How might this happen?
Take a look at our Hey, You! advice project. A little down the page, you’ll find links to a variety of short videos from good folks who have told us a little about their story, why they do their work, and what advice they would have for their 16-year-old selves.
In looking for a single line that captures as much of 2020 as possible, I struggled with the recognition of loss, the wrenching changes in the teaching profession, and the hope that we will use what we have learned for a better tomorrow. This line from Winston Churchill seems to best capture that:
Never let a good crisis go to waste.
As always, we hope that what we’ve gathered will inspire you and your students to see possibilities you haven’t before.
For finishing 2020 and looking ahead to a much more hopeful 2021, we send your way the standard monthly wish: May you inspire, and be inspired, each and every day!
Rushton and the Next Vista team
We love sharing cool free stuff, and invite you to help us out. You can find the best of what we’ve gathered over the years on the Next Vista Resources pages, but if there is something free and powerful you love that you don’t find there, let us know about it using our resources submission form.
Images in the freebies section are screenshots from videos or web pages unless otherwise noted.
Worth the Watch
* If a part of your heart sings at the thought of Ireland, this video of English poet David Whyte reading his poem, “Blessings,” will be a gift both literary and scenic for you. If you find you like his work, you might also take in his 2017 TED talk, A lyrical bridge between past, present and future. (4:08) (20:08)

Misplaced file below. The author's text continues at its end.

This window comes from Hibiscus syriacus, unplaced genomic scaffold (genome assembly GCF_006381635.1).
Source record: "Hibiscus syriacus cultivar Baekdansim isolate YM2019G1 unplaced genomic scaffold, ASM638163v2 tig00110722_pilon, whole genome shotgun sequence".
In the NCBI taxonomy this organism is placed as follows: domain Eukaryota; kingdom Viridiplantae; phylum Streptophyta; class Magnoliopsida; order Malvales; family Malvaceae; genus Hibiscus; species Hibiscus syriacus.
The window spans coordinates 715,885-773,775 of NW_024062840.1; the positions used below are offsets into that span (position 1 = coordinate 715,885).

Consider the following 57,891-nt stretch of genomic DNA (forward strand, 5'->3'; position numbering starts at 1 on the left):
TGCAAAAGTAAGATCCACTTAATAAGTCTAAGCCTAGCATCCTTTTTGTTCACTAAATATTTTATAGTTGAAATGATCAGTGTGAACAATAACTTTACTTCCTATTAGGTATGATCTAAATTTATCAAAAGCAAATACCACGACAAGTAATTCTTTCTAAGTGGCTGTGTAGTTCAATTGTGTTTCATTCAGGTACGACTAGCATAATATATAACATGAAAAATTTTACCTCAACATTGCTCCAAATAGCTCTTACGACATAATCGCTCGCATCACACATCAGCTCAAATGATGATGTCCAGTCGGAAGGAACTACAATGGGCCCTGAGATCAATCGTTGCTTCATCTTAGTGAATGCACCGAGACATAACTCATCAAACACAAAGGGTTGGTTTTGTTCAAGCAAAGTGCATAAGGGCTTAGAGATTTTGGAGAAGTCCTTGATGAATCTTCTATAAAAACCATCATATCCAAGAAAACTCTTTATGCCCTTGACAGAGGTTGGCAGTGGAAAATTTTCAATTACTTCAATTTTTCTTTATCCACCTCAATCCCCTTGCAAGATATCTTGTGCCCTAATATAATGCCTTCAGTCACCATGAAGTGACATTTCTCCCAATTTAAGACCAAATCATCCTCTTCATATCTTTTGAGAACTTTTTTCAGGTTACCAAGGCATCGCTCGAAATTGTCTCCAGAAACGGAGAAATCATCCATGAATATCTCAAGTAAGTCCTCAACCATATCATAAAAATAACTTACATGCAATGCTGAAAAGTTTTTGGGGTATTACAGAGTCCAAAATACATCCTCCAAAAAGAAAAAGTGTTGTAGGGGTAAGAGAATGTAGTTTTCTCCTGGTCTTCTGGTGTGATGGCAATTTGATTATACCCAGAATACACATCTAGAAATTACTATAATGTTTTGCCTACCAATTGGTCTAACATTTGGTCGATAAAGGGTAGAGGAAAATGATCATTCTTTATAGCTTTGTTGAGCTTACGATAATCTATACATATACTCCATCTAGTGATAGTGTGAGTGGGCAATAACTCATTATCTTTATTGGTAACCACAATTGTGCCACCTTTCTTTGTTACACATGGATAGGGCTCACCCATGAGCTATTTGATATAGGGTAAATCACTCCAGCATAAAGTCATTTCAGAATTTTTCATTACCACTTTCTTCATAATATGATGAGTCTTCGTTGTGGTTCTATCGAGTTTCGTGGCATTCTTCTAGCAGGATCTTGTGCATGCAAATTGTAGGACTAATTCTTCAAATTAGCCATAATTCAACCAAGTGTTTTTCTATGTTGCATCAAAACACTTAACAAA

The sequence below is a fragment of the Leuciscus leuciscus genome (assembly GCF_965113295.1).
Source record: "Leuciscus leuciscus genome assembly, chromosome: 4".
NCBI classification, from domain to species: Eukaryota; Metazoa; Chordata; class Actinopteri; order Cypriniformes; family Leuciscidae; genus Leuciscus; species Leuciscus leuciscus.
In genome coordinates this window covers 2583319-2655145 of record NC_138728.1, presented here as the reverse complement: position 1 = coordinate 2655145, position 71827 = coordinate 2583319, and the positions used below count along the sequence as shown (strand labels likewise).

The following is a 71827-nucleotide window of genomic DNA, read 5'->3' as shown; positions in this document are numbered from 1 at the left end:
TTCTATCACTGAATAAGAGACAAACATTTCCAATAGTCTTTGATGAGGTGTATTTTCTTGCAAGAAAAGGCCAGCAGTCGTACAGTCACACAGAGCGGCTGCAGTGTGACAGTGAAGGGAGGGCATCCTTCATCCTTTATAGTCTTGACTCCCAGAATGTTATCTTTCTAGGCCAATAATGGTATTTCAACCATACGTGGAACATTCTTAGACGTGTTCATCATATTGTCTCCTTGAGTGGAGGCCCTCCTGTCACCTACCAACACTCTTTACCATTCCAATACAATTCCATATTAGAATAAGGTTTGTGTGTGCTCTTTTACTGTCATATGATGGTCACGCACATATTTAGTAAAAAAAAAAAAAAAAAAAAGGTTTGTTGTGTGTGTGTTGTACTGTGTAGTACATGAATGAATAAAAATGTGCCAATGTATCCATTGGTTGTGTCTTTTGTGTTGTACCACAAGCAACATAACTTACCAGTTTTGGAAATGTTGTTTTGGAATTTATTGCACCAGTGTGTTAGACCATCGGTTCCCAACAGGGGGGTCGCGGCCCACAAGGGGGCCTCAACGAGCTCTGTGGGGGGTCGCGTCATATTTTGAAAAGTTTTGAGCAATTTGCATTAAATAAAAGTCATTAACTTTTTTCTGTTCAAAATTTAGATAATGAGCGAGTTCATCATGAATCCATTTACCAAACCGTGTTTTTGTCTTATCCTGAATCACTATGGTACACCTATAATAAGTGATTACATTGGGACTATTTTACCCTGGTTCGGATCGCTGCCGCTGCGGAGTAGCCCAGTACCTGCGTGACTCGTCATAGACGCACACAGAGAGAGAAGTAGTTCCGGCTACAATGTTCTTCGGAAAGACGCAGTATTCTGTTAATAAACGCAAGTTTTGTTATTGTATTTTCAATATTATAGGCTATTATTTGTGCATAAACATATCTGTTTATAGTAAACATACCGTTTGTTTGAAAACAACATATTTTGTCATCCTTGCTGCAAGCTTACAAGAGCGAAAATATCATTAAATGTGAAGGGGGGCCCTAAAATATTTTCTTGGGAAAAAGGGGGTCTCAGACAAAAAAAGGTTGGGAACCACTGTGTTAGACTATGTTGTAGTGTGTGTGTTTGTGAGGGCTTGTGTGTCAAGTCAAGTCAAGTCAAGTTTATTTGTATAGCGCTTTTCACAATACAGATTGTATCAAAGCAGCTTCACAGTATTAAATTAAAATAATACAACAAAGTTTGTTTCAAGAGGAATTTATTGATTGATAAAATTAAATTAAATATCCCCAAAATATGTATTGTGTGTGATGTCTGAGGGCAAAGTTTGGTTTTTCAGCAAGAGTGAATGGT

* For years I’ve been a major fan of Mutual Rescue, and was introduced last month to this story, called Keema & Her Pack. It’s a great story of a young woman who learned from dogs what real love is. (9:45)
* There is a place in Bangladesh dedicated to possibilities for those with disabilities called Anandaloy. Designed by architect, Anna Heringer, this video is of her talking about how the community took part in building it, and what it represents for those who visit and work there. There are plenty of good ideas and beautiful images in the story to share and discuss. (8:15)
* Another one for those who love travel: the trailer for the SIENA International Photo Awards. It’s a mesmerizing piece, with stunning drone photography of this beautiful city. (3:54)
* It’s hard not to enjoy a good Rube Goldberg video. This one, called The Lemonade Machine, is by a group calling themselves Sprice Machines. Seriously fun, and several tricks I hadn’t seen before in this kind of video. (9:01)
* The intersection of sound and art might also make you appreciate this Facebook posting of artist Kanazawa Kenichi from Contemporary Art Japan. It’s a video of what happens to salt or sand or sugar (whatever it is) responding to the vibrations he creates with tools he’s made. I wish the person with the camera had held it in landscape mode! (3:25)
* There is something quite fascinating about timelapse video of art. In this video, Artology shows us a highly detailed piece called Drawing Detective Pikachu. (3:20)